Reflecting On One Year at IEA: The Biggest Lesson I’ve Learned

January 2, 2019

By Mallory Aldrich, Caroline D. Bradley Scholarship Admissions Coordinator

While reflecting on my first year at IEA, I realized I have learned so much while working with the amazing students who make up the Caroline D. Bradley Scholars. But the biggest lesson I’ve learned while working with gifted students is to listen. To actually take time and listen to what they have to say.

Gifted students come in every shape and size. Some may be outgoing and want to take charge while others want to observe and help build. Some students think in big abstract ways while others want to find all the details to a problem before they move on. But, too often, gifted students are put into the same category when it comes to their learning. It is our responsibility to listen to them and what they are asking for in an educational setting. This is the most crucial aspect while working with the CDB scholars and why we stress fit over name when it comes to choosing their high school. Every student is different and some schools/programs work better for others.

Many gifted students often want to share about a project that they are working on or a subject that they are learning either in school or in their own research. It is so important to take the time to listen to them and be engaged in the conversation. Ask questions if you don’t know much about the subject. If you do know about the subject participate in the conversation, sharing what you know and how you came to understand the information. For students who often feel different than their peers because of their intellectual ability, this can mean the world to them and can help you understand the gifted student in your life a little better as well.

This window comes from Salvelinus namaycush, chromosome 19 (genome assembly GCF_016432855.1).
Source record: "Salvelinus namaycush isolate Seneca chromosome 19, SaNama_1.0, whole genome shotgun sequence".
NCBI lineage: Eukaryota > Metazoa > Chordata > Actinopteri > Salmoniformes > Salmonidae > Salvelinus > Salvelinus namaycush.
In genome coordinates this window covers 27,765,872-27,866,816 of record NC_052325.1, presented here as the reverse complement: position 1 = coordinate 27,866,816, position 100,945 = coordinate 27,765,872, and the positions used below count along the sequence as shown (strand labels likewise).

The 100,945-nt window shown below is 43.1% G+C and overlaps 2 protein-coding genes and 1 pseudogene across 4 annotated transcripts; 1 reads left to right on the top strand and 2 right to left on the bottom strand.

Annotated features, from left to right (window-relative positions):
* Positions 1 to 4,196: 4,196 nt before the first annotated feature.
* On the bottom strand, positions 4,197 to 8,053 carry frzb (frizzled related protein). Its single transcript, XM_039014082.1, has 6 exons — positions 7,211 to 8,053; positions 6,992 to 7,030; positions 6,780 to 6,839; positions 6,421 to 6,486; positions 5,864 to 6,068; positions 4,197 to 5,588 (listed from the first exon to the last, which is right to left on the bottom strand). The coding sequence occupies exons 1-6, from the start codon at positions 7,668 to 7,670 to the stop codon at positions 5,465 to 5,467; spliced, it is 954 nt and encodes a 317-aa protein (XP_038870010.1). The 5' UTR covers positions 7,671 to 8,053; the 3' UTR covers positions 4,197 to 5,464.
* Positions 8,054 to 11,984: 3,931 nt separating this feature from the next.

Finally it is also important to listen to what gifted students are not saying when they are talking to you. If they want to stop an activity that used to be one of their favorites and they say they are bored now, is that really the reason? Or are they no longer the best at it and so they no longer want to participate? Does the student keep saying one thing is affecting them but the correlation doesn’t seem right? Understanding where the gifted student is coming from can help you ensure they are getting the emotional support that they may be searching for.

While the concept of truly listening to what our students are or are not saying can seem overwhelming in our fast-paced world, it is something that is one of the most important things we can do for them. So, take a pause, sit down and listen to the gifted student in your life.

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